PH(3) =0.026 (success)
    PH(4) =0.002 (success)
    After each number, I noted whether that outcome indicated fulfilled the condition.

    For the 2 high-risk scenario, I calculated a 0.625 chance that each of the remaining drivers would be low risk. (This is intuitive based on the 3 to 5 ratio of non-high-risk drivers, but I'm not sure I have the math proof down.)

    (I know the below notation is probably not right, but maybe you can make sense of it.)
    P(L=2|H=2) =0.391 (failure)
    P(M=2|H=2) =0.141 (success)
    P(L=1 and M=1|H=2) =0.468 (failure)

    I added the probabilities of my three success conditions and found:
    0.026 + 0.002 + (0.154x0.141)= 0.050

    I'm doubting this is the correct answer, because it is only moderately close to one of the choices provided (0.06). (Let me know if I need to show more work; I am pretty sure I got the binomial probability distribution function correct, but I may have gotten mixed up in one of the exponents.)
    Use the Multinomial distribution

    RonL
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  3. #3
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    Wikipedia's formula on this looks pretty much like that in my book:

    but I'm still not getting it. I think I've just forgotten what the ellipses mean. The ellipses with commas around them (left side of equal sign) seem to mean "this formula is correct for x1 when you plug that in, and correct for all other values of x up to xk when you plug in those values".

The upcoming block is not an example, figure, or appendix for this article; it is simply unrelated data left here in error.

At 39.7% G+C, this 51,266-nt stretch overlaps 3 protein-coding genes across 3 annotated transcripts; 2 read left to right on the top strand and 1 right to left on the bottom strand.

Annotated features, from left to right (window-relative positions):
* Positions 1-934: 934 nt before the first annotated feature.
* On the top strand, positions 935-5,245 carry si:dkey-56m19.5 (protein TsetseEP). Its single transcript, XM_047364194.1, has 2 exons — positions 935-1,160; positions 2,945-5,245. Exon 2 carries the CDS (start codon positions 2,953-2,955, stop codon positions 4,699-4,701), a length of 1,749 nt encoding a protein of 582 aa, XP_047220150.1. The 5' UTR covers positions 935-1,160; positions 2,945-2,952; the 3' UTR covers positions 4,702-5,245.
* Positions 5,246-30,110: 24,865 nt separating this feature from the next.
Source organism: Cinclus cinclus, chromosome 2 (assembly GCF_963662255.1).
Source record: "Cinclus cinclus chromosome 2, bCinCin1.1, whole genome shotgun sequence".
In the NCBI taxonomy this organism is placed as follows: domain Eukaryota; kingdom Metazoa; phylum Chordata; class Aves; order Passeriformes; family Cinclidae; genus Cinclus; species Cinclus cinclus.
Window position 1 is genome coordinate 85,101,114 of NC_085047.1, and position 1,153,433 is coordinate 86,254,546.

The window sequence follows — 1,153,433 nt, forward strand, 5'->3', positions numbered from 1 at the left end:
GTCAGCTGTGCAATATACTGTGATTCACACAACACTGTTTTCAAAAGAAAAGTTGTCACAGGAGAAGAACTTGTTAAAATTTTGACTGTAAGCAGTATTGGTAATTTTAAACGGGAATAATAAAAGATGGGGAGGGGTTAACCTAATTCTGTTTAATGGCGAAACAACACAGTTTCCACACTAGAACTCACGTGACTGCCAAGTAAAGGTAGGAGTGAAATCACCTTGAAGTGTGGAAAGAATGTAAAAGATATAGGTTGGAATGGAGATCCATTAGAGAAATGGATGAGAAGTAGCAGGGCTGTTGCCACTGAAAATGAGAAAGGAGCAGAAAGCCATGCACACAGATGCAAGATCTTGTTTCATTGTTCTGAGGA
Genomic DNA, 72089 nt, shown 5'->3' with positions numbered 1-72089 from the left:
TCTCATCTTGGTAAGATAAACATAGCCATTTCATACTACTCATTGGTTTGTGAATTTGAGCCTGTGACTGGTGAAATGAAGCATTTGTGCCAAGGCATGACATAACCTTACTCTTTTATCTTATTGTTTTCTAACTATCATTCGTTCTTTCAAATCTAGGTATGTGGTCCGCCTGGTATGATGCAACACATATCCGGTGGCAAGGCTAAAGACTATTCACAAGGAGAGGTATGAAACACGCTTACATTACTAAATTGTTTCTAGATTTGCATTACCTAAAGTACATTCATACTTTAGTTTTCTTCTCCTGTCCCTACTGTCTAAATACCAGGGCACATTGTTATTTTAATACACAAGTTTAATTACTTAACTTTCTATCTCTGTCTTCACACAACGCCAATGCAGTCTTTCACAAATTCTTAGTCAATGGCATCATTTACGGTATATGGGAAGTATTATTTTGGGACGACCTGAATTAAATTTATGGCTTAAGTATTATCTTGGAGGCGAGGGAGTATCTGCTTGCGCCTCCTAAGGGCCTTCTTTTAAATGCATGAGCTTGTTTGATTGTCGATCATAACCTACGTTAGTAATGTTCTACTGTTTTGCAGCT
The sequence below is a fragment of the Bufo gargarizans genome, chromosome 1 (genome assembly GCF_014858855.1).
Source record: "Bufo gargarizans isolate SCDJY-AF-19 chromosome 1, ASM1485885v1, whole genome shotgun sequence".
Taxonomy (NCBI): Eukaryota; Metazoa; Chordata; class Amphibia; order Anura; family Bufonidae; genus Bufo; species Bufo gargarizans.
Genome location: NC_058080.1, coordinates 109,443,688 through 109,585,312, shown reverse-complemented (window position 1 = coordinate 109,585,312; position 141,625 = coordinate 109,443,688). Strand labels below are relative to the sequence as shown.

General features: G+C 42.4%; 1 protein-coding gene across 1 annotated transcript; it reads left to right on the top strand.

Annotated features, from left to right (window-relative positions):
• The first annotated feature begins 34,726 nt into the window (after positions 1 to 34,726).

But it looks like for any value of x, all the values of x get plugged in. I think this is true because the ellipses on the right side of the equal sign don't have commas, meaning "multiply all of the values of x together" and "multiply all the value of {p raised to the appropriate power of x} together". This yields an equal probability for each value of x, which is obviously wrong.

    Going from one value of x to another, what changes on the right side of the equal sign?
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  4. #4
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    What I did on paper (before the above post) was assume that commas were missing around the ellipses on the left side of the equal sign. Thus ...

    Trying to calculate the probability that the number of high-risk driver equals 3, I used:
    (n! / x) p^x = (24/3) (0.2^3) = 0.0640

    (I was calculating that as one of the possible ways for success conditions to be fulfilled (i.e., if there are 3 high-risk drivers in n=4, there will always be at least 2 more high- than low-risk). But I'm pretty sure 6.4% is too high.) Anyway, I just included that on the off chance I was right about the commas.
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  5. #5
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    Okay, I figured this out. I didn't realized p(0,0,4) was the possibility of a complete outcome, corresponding to "no low-, no medium-, and four high-risk drivers". So you're not supposed to do the calculation once for each time there is something between the commas on the right-hand side! Much more efficient than I had thought.